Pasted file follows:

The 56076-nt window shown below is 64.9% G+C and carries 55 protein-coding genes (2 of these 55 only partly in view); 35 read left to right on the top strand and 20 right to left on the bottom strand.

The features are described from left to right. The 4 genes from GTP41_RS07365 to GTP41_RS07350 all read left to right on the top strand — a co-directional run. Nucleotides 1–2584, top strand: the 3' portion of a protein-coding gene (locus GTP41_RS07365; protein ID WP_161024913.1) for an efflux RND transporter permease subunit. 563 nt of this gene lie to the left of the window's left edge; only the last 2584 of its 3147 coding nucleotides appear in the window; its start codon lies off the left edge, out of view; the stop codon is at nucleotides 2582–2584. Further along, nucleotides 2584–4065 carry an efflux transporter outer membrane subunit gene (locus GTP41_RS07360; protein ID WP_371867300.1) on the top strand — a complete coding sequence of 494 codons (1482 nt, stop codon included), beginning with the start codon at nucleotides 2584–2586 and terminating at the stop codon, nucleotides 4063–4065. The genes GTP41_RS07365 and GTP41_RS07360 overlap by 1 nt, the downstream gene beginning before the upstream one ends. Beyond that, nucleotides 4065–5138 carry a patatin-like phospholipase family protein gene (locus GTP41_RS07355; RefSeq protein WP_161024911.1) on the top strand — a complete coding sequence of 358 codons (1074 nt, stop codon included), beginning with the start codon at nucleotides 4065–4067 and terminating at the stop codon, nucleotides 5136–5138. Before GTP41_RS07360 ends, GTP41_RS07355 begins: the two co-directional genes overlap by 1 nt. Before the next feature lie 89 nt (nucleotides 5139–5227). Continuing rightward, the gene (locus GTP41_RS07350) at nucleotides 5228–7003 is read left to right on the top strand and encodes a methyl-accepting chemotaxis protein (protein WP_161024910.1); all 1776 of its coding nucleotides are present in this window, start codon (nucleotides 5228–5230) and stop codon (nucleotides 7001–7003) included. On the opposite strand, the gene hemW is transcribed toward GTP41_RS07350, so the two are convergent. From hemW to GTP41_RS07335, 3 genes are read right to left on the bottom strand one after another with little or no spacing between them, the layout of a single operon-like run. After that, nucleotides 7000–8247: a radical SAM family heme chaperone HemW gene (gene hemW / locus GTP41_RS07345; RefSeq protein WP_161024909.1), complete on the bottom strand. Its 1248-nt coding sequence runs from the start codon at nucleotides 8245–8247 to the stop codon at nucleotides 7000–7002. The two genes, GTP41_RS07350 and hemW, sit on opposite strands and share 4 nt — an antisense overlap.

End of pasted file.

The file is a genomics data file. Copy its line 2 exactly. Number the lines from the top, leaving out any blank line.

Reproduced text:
The features are described from left to right. The 4 genes from GTP41_RS07365 to GTP41_RS07350 all read left to right on the top strand — a co-directional run. Nucleotides 1–2584, top strand: the 3' portion of a protein-coding gene (locus GTP41_RS07365; protein ID WP_161024913.1) for an efflux RND transporter permease subunit. 563 nt of this gene lie to the left of the window's left edge; only the last 2584 of its 3147 coding nucleotides appear in the window; its start codon lies off the left edge, out of view; the stop codon is at nucleotides 2582–2584. Further along, nucleotides 2584–4065 carry an efflux transporter outer membrane subunit gene (locus GTP41_RS07360; protein ID WP_371867300.1) on the top strand — a complete coding sequence of 494 codons (1482 nt, stop codon included), beginning with the start codon at nucleotides 2584–2586 and terminating at the stop codon, nucleotides 4063–4065. The genes GTP41_RS07365 and GTP41_RS07360 overlap by 1 nt, the downstream gene beginning before the upstream one ends. Beyond that, nucleotides 4065–5138 carry a patatin-like phospholipase family protein gene (locus GTP41_RS07355; RefSeq protein WP_161024911.1) on the top strand — a complete coding sequence of 358 codons (1074 nt, stop codon included), beginning with the start codon at nucleotides 4065–4067 and terminating at the stop codon, nucleotides 5136–5138. Before GTP41_RS07360 ends, GTP41_RS07355 begins: the two co-directional genes overlap by 1 nt. Before the next feature lie 89 nt (nucleotides 5139–5227). Continuing rightward, the gene (locus GTP41_RS07350) at nucleotides 5228–7003 is read left to right on the top strand and encodes a methyl-accepting chemotaxis protein (protein WP_161024910.1); all 1776 of its coding nucleotides are present in this window, start codon (nucleotides 5228–5230) and stop codon (nucleotides 7001–7003) included. On the opposite strand, the gene hemW is transcribed toward GTP41_RS07350, so the two are convergent. From hemW to GTP41_RS07335, 3 genes are read right to left on the bottom strand one after another with little or no spacing between them, the layout of a single operon-like run. After that, nucleotides 7000–8247: a radical SAM family heme chaperone HemW gene (gene hemW / locus GTP41_RS07345; RefSeq protein WP_161024909.1), complete on the bottom strand. Its 1248-nt coding sequence runs from the start codon at nucleotides 8245–8247 to the stop codon at nucleotides 7000–7002. The two genes, GTP41_RS07350 and hemW, sit on opposite strands and share 4 nt — an antisense overlap.